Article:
Akamai's Red Swoosh deal continues to make waves. Om sees it as a sign for P2P becoming a mature technology that is starting to find its way into almost everything from VOIP to video delivery.

One detail that I find interesting is that Red Swoosh lately has been working on their own browser-based Bittorrent client called Foxtorrent, which merges the Bittorrent protocol with the Red Swoosh P2P Content Delivery Network.

Why is this relevant? Red Swoosh used to cater to the very same audience as Akamai, simply offering a different type of technology for pretty much the same goal: Moving lots of bits for big web platforms.

The Silicon Valley-based startup has been spending lots of energy shifting focus lately though. Red Swoosh founder Travis Kalanick had some blunt words to say about the reasons for this shift twelve months ago:

"For a start-up, rigidity is a death-knell. Especially for Swoosh. . . . we started our company 4 years too early. . . only now is the market catching up to our ideas and technology. Thatís potentially 4 years of rigidity built into my company. We need renewal as bad as any large tech company thatís gotten used to business as usual.

Re-launch your company. Rewrite your core client software; rewrite your backend systems, re-think and redesign your website and customer touch-points. Renew your thinking. Renew your inspiration. Renew your creativity. Breathe life into your company. Innovate your routine. Rebrand. Refocus. Regenerate."


What followed was a beta launch of Red Swoosh 2.0, offering P2P content delivery technology to end users without big pockets. This relaunch was clearly geared towards bloggers, video podcasters and other creative folks in the field of user generated content. And with that, the business model started to shift from licensing deals to advertising.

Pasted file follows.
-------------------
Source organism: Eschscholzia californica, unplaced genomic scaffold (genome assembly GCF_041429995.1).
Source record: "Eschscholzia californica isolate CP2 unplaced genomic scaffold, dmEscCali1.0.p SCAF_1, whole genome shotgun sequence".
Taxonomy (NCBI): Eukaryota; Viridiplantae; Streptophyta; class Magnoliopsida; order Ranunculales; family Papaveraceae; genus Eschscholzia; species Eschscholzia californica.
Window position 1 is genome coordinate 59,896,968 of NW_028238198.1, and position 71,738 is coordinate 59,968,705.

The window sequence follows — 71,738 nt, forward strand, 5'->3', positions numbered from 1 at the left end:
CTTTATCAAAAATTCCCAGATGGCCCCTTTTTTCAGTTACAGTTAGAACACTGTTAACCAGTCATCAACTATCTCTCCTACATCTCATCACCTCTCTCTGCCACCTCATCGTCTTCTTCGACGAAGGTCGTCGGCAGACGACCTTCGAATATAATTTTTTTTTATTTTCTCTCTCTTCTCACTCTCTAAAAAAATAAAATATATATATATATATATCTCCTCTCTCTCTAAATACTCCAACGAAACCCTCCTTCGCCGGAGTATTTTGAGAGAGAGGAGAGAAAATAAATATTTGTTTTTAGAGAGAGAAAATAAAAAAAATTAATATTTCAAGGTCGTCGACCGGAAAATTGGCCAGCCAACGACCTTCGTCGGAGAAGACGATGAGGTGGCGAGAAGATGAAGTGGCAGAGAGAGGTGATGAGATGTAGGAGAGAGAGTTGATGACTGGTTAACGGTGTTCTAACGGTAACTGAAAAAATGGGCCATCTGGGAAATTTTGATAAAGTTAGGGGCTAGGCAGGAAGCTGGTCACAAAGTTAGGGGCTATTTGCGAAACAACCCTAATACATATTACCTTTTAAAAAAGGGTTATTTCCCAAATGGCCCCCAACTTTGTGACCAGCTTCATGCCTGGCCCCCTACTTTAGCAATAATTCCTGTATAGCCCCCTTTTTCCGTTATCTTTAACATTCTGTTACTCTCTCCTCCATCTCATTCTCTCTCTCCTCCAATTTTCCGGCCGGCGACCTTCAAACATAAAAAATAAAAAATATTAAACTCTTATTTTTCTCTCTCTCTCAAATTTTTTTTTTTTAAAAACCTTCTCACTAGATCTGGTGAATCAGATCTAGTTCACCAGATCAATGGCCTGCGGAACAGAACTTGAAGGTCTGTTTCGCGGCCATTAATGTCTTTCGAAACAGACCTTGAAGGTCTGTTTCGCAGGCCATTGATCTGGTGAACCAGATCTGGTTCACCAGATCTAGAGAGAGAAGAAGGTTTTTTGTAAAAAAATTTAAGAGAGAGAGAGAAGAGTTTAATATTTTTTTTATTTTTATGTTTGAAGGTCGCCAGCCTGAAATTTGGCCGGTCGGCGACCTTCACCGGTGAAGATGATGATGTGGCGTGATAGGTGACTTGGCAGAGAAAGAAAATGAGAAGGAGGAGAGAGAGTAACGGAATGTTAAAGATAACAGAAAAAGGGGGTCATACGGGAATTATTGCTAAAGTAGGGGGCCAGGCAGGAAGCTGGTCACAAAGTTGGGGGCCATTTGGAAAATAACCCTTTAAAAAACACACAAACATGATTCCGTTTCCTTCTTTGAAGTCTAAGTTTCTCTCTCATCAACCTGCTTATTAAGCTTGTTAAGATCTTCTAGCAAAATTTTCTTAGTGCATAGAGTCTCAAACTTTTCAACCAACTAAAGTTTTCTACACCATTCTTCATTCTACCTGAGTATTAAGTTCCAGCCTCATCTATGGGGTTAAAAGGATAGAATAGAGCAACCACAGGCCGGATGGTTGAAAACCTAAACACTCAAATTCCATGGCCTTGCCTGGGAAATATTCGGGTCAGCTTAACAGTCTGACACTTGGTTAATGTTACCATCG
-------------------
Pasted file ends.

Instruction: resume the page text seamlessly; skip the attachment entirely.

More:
Red Swoosh 2.0 hasn't really gotten too much traction so far. The technology clearly has it's advantages to Bittorrent, especially if you don't want to deal with the hassles of setting up your own Tracker server. But it's hard to convince people to install yet antoher piece of software just to get some free content.

This is where Foxtorrent comes in. A solid Bittorrent implementation for Firefox could help the Redswoosh team to gain some significant traction - and in turn push their own technology as a copy and paste P2P solution for bloggers and podcasters.

Now how does Akamai fit into this picture? To be honest, we don't know yet. The recent press release seems to focus on Red Swoosh's established business:

"Red Swoosh's technology is designed to empower content publishers and distributors to manage and monetize large-file distribution to edge devices, such as set top boxes and personal computers."


To me the key seems to be that edge devices are run by end users who are increasingly becoming content producers as well. Akamai could profit off of this by getting a whole new customer base, and potentially a new revenue model as well. Or they could just see Red Swoosh as a way to save some bucks while moving the same old bits for the same old platforms.

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